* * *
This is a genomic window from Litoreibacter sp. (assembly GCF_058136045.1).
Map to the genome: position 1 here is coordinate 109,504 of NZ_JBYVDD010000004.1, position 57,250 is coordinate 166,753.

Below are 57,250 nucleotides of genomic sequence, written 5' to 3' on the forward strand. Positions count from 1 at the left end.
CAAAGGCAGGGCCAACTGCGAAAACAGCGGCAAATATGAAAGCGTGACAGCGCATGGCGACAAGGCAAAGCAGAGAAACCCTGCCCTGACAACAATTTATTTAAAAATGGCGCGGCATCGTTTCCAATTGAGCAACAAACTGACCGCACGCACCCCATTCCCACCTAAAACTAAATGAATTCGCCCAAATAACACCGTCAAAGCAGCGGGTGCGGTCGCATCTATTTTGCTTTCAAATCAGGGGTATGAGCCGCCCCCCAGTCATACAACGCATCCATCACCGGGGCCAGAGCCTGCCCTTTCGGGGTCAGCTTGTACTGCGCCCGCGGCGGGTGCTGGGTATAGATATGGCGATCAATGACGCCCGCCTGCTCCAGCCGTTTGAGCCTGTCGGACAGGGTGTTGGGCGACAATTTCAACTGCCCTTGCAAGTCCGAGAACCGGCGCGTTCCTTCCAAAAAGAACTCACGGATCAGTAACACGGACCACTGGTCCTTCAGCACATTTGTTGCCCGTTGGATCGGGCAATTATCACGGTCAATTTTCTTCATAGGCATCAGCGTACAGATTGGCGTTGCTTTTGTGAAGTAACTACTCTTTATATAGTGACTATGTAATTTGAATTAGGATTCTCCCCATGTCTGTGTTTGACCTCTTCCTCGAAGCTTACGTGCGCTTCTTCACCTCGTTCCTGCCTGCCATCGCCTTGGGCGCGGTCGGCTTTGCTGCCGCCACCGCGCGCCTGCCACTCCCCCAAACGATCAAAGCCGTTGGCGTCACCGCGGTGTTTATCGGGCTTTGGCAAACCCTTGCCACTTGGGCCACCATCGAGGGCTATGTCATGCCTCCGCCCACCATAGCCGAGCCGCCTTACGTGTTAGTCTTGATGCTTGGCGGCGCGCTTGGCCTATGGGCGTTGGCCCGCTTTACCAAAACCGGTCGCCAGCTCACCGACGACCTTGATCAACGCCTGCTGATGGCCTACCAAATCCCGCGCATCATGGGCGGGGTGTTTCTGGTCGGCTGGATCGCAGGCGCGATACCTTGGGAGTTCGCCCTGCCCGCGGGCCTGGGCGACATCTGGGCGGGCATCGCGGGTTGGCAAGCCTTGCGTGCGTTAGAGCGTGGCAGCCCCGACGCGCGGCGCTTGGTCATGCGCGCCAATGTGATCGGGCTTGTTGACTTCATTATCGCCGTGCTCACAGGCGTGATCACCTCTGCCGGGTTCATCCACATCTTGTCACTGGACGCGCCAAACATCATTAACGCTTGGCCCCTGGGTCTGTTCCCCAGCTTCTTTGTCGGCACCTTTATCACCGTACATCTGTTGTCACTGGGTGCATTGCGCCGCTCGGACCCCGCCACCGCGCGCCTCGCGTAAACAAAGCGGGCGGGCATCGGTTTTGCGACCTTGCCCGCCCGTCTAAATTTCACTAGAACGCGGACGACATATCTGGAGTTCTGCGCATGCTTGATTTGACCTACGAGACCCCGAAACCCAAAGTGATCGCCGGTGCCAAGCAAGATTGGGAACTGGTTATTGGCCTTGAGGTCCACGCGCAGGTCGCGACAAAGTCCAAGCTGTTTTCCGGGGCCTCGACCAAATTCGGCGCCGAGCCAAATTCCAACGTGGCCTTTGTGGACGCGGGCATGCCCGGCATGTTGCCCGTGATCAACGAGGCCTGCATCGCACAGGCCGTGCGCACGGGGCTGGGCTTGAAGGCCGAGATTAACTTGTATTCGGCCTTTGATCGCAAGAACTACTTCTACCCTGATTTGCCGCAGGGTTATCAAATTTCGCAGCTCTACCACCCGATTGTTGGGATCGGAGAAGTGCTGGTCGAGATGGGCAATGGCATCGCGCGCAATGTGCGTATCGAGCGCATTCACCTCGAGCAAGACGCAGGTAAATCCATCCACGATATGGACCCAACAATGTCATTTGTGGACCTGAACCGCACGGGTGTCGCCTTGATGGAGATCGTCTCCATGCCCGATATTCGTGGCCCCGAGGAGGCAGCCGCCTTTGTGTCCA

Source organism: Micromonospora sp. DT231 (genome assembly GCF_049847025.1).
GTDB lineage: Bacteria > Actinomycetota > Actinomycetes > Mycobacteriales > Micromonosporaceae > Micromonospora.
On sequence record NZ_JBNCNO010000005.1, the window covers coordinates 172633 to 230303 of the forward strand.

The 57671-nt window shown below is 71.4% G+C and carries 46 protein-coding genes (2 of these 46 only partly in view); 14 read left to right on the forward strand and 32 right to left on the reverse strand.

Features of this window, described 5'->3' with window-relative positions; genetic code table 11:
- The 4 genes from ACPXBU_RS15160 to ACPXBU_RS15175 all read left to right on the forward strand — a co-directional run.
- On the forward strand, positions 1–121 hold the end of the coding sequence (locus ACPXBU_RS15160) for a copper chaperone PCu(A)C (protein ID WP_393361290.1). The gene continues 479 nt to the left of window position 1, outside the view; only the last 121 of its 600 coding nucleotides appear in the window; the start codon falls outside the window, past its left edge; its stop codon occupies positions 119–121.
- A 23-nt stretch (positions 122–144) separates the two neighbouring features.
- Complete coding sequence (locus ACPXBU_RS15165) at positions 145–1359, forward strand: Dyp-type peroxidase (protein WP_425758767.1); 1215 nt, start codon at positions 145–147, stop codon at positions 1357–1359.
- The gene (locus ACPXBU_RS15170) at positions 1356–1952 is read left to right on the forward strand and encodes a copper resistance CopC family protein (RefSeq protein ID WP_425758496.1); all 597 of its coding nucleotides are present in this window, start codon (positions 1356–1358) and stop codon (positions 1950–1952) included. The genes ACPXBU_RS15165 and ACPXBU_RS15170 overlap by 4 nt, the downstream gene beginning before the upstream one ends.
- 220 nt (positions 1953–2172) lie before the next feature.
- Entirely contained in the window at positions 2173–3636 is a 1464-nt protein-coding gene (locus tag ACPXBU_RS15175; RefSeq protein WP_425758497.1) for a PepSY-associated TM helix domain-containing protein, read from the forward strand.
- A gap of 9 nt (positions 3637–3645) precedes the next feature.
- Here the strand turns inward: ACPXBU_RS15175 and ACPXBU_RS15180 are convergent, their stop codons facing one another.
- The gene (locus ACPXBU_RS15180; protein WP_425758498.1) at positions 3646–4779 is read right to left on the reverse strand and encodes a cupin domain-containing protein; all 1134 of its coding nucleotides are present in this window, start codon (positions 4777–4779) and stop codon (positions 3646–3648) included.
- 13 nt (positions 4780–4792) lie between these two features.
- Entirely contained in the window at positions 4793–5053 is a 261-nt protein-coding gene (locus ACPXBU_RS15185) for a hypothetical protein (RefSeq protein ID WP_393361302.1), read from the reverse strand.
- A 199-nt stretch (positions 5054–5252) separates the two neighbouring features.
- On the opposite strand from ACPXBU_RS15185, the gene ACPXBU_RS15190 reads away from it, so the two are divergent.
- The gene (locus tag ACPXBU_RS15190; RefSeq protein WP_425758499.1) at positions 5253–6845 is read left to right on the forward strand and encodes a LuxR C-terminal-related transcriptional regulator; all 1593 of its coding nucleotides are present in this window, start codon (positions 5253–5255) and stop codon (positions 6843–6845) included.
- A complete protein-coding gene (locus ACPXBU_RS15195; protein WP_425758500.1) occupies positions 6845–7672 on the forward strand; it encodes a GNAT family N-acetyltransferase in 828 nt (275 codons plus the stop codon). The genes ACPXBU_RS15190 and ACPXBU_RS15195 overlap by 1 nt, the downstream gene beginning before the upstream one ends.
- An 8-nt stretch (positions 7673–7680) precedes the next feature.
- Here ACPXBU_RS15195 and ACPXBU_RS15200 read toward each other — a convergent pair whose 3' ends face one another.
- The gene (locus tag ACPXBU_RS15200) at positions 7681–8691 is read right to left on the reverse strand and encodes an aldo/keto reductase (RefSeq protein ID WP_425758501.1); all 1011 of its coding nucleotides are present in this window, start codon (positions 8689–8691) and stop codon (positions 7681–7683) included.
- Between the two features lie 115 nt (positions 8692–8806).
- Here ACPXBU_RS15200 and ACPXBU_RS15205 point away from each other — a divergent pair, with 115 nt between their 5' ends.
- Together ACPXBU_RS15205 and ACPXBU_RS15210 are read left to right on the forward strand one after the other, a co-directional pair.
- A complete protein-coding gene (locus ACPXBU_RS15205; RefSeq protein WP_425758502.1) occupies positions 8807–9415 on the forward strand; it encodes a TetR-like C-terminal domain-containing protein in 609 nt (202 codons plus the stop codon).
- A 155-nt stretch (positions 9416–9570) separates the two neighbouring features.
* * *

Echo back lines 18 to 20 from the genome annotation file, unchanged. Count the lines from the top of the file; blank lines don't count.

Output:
- Here the strand turns inward: ACPXBU_RS15175 and ACPXBU_RS15180 are convergent, their stop codons facing one another.
- The gene (locus ACPXBU_RS15180; protein WP_425758498.1) at positions 3646–4779 is read right to left on the reverse strand and encodes a cupin domain-containing protein; all 1134 of its coding nucleotides are present in this window, start codon (positions 4777–4779) and stop codon (positions 3646–3648) included.
- 13 nt (positions 4780–4792) lie between these two features.